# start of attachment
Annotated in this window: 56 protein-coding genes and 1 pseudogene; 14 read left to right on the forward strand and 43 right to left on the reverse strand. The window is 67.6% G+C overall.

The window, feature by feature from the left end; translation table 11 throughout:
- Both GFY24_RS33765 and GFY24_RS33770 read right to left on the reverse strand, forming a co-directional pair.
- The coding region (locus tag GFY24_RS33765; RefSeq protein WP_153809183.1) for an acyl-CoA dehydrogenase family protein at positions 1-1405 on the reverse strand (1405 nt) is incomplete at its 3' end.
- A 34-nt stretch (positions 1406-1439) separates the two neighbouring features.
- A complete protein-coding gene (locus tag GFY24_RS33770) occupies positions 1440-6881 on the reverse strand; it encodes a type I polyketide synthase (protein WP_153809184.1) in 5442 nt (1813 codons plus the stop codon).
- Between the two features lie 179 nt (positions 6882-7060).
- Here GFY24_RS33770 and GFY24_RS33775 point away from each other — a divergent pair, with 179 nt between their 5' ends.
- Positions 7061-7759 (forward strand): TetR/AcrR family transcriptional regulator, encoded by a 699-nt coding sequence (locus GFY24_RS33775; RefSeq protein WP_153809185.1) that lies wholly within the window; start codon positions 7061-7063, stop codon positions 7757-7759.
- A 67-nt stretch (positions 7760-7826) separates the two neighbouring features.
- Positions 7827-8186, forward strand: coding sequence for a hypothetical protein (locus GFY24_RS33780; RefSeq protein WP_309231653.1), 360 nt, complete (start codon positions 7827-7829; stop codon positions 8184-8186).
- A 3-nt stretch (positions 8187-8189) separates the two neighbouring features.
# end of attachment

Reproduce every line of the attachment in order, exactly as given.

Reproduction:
Annotated in this window: 56 protein-coding genes and 1 pseudogene; 14 read left to right on the forward strand and 43 right to left on the reverse strand. The window is 67.6% G+C overall.

The window, feature by feature from the left end; translation table 11 throughout:
- Both GFY24_RS33765 and GFY24_RS33770 read right to left on the reverse strand, forming a co-directional pair.
- The coding region (locus tag GFY24_RS33765; RefSeq protein WP_153809183.1) for an acyl-CoA dehydrogenase family protein at positions 1-1405 on the reverse strand (1405 nt) is incomplete at its 3' end.
- A 34-nt stretch (positions 1406-1439) separates the two neighbouring features.
- A complete protein-coding gene (locus tag GFY24_RS33770) occupies positions 1440-6881 on the reverse strand; it encodes a type I polyketide synthase (protein WP_153809184.1) in 5442 nt (1813 codons plus the stop codon).
- Between the two features lie 179 nt (positions 6882-7060).
- Here GFY24_RS33770 and GFY24_RS33775 point away from each other — a divergent pair, with 179 nt between their 5' ends.
- Positions 7061-7759 (forward strand): TetR/AcrR family transcriptional regulator, encoded by a 699-nt coding sequence (locus GFY24_RS33775; RefSeq protein WP_153809185.1) that lies wholly within the window; start codon positions 7061-7063, stop codon positions 7757-7759.
- A 67-nt stretch (positions 7760-7826) separates the two neighbouring features.
- Positions 7827-8186, forward strand: coding sequence for a hypothetical protein (locus GFY24_RS33780; RefSeq protein WP_309231653.1), 360 nt, complete (start codon positions 7827-7829; stop codon positions 8184-8186).
- A 3-nt stretch (positions 8187-8189) separates the two neighbouring features.